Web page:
The NFFO backs the need for improved catch reporting but says the Government’s proposed…
NFFO South East Committee Response to the Defra Consultation Paper “The English Inshore Fleet – Looking to the Future”
The NFFO South East Committee represents fishermen from the ports of Folkestone, Rye, Hastings, Normans Bay, Eastbourne, Newhaven and Selsey, many of whom operate vessels under 10 metres in length.
The Committee welcomes the consultation paper as an indication that after many years of neglect, the Government is now committed to dealing with the problems facing the under 10 metre fleet. We have serious concerns however that the approach chosen will not be effective in achieving a balance between the capacity in the under 10metre fleet and available quotas. We consider that viable alternatives are available.
We consider that the sum of £5 million allocated to provide a targeted decommissioning scheme is inadequate to deal with the legacy of compounded problems in the under-10 metre fleet. As many of those problems stem directly from deficiencies in previous government policy towards the under 10 metre fleet, we consider that Government does have a responsibility to allocate resources on a scale that would offer some prospect of solving some of the central problems facing this segment of the fleet.
Taking this central point into account, we agree that:
- a decommissioning scheme could contribute to rebalancing capacity and quota in the under-10 metre fleet
- any decommissioning scheme should be targeted at vessels that fish for stocks that are under particular pressure. In our case Area VII b-k cod is of critical importance.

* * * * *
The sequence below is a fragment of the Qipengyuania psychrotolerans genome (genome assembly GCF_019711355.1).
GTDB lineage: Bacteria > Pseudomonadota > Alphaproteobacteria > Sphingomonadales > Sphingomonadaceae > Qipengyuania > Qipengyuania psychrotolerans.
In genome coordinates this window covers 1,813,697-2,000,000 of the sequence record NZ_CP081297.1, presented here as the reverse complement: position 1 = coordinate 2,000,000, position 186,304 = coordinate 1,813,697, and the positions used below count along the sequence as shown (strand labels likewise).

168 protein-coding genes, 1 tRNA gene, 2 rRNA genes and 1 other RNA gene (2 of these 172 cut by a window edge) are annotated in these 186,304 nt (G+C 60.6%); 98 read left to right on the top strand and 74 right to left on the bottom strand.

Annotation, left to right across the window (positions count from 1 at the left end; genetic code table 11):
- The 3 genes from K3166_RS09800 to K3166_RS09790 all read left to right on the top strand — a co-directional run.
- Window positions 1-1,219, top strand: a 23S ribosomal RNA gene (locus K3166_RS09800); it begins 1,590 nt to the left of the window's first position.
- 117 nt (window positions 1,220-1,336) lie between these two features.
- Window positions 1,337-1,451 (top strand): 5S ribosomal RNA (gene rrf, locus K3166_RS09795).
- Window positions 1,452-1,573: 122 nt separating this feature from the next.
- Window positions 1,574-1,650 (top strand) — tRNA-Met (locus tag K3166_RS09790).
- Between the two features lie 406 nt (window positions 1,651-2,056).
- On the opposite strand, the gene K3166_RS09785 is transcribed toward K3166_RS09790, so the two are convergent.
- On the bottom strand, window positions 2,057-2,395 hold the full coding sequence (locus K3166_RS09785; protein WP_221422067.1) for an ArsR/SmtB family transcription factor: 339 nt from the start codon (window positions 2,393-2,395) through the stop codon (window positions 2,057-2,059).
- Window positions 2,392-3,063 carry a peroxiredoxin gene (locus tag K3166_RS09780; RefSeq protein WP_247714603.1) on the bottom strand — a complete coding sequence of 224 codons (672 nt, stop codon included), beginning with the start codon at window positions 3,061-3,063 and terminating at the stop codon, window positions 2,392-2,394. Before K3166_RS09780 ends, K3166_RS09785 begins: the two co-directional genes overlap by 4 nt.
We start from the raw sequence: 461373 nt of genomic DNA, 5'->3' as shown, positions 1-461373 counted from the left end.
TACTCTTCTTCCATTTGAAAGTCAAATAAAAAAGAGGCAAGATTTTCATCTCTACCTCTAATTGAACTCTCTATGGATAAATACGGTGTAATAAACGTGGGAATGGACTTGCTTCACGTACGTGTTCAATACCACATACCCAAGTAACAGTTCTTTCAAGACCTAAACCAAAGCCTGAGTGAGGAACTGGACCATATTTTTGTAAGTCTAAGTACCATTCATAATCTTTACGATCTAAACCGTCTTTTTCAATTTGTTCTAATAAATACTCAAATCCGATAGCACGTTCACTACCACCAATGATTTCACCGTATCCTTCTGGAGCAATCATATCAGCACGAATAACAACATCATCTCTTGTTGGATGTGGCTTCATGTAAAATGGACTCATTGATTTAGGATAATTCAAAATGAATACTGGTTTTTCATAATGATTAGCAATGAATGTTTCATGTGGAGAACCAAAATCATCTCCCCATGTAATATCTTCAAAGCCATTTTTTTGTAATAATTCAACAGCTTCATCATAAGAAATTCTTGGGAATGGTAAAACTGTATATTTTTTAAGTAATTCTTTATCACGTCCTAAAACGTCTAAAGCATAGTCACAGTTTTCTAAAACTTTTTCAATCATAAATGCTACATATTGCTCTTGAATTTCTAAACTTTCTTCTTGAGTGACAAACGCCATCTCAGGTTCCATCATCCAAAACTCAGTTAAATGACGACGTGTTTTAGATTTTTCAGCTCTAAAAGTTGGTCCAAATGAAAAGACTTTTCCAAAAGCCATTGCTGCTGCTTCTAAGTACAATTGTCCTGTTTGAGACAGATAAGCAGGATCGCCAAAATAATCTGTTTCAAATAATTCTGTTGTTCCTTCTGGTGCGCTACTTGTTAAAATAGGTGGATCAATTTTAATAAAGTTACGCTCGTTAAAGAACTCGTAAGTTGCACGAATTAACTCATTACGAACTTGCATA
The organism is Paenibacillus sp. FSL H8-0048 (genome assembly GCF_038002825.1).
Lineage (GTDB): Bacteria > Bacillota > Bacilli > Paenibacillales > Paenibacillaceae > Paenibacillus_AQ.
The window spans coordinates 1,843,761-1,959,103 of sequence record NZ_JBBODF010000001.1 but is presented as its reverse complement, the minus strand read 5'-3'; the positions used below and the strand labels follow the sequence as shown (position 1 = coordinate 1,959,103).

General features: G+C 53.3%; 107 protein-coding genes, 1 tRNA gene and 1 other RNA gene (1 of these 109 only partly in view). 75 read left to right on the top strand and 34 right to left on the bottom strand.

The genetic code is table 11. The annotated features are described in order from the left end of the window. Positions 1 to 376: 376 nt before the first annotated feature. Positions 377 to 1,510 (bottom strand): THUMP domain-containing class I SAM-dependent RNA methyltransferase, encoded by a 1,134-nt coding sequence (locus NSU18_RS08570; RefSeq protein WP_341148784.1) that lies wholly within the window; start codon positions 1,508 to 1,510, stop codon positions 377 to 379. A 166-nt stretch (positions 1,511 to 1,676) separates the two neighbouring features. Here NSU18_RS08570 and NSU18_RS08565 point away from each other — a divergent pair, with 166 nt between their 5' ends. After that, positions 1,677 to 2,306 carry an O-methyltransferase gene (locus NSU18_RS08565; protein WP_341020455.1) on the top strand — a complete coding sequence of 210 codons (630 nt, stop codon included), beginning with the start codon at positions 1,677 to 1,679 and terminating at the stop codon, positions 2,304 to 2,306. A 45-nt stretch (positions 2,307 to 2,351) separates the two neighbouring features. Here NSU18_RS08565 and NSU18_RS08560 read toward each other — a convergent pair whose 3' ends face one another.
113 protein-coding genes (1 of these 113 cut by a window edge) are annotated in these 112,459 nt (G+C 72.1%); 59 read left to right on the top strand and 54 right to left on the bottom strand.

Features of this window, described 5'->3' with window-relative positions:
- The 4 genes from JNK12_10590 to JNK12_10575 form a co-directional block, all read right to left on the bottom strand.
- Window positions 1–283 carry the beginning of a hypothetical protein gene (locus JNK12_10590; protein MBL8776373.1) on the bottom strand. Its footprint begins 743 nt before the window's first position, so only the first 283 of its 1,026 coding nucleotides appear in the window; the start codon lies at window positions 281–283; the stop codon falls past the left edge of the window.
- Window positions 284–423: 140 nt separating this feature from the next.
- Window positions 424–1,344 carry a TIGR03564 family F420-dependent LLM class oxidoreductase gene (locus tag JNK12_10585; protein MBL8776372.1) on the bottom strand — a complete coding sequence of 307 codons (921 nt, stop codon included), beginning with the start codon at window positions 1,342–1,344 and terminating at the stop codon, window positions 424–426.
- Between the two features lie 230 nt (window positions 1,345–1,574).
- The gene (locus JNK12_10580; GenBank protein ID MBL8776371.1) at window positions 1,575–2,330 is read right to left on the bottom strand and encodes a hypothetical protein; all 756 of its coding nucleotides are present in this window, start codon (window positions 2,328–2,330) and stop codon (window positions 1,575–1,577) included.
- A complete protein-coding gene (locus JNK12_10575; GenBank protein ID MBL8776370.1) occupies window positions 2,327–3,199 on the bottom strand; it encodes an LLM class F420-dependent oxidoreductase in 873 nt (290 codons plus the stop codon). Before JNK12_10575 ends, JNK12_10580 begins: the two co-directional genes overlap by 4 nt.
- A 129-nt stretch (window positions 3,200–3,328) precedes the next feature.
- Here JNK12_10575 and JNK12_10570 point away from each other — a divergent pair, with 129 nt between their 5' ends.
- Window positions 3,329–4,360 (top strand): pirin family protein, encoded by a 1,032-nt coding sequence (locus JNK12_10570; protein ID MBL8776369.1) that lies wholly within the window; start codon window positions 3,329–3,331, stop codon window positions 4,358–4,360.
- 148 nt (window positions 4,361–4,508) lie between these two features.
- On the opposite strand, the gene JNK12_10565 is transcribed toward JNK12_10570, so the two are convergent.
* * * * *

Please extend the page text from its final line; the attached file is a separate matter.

However, we consider that:
- Despite its intentions, the decommissioning scheme, as proposed, will not remove higher catching vessels from the fleet on a scale that will release significant quota to the pool. This is because a) the overall sum allocated for decommissioning is inadequate and b) because the £1000 per VCU ceiling will act as a disincentive to owners of vessels in this category that might otherwise have applied.
- Decommissioning should not, in our view be restricted to higher catching vessels because almost all active vessels catch up to their quota limits on the sensitive stocks. Removing a large under 10 metre vessel or a small under 10 metre vessel, will be broadly equivalent in terms of the additional quota released to the pool through uncaught quota. For this reason we consider the eligibility criterion of a capacity of more than 50 VCUs is misguided.
We accept that there is a large amount of latent capacity in the under-10 metre fleet. We also accept that government action is required to prevent latent capacity attached to under-10metre licences from becoming active and fishing against the pool thereby exacerbating the difficulties of maintaining a 12 month fishery.